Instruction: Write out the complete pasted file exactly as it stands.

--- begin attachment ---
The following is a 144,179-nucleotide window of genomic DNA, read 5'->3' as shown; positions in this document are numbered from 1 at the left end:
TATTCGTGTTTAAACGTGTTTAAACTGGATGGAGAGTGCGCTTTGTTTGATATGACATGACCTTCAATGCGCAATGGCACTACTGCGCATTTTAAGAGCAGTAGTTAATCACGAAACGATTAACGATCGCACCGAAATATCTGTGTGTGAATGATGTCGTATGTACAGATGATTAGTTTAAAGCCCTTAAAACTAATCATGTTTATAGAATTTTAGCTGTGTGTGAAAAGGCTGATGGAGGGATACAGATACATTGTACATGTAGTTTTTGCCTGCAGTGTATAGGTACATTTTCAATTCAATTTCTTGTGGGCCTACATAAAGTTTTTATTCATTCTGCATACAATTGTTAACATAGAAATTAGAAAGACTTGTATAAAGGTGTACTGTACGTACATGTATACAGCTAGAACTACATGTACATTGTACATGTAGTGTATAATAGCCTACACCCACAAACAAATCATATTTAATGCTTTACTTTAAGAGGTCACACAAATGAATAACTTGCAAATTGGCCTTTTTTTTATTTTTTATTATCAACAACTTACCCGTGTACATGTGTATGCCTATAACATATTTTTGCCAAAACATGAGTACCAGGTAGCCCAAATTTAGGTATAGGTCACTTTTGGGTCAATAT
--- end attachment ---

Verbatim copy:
The following is a 144,179-nucleotide window of genomic DNA, read 5'->3' as shown; positions in this document are numbered from 1 at the left end:
TATTCGTGTTTAAACGTGTTTAAACTGGATGGAGAGTGCGCTTTGTTTGATATGACATGACCTTCAATGCGCAATGGCACTACTGCGCATTTTAAGAGCAGTAGTTAATCACGAAACGATTAACGATCGCACCGAAATATCTGTGTGTGAATGATGTCGTATGTACAGATGATTAGTTTAAAGCCCTTAAAACTAATCATGTTTATAGAATTTTAGCTGTGTGTGAAAAGGCTGATGGAGGGATACAGATACATTGTACATGTAGTTTTTGCCTGCAGTGTATAGGTACATTTTCAATTCAATTTCTTGTGGGCCTACATAAAGTTTTTATTCATTCTGCATACAATTGTTAACATAGAAATTAGAAAGACTTGTATAAAGGTGTACTGTACGTACATGTATACAGCTAGAACTACATGTACATTGTACATGTAGTGTATAATAGCCTACACCCACAAACAAATCATATTTAATGCTTTACTTTAAGAGGTCACACAAATGAATAACTTGCAAATTGGCCTTTTTTTTATTTTTTATTATCAACAACTTACCCGTGTACATGTGTATGCCTATAACATATTTTTGCCAAAACATGAGTACCAGGTAGCCCAAATTTAGGTATAGGTCACTTTTGGGTCAATAT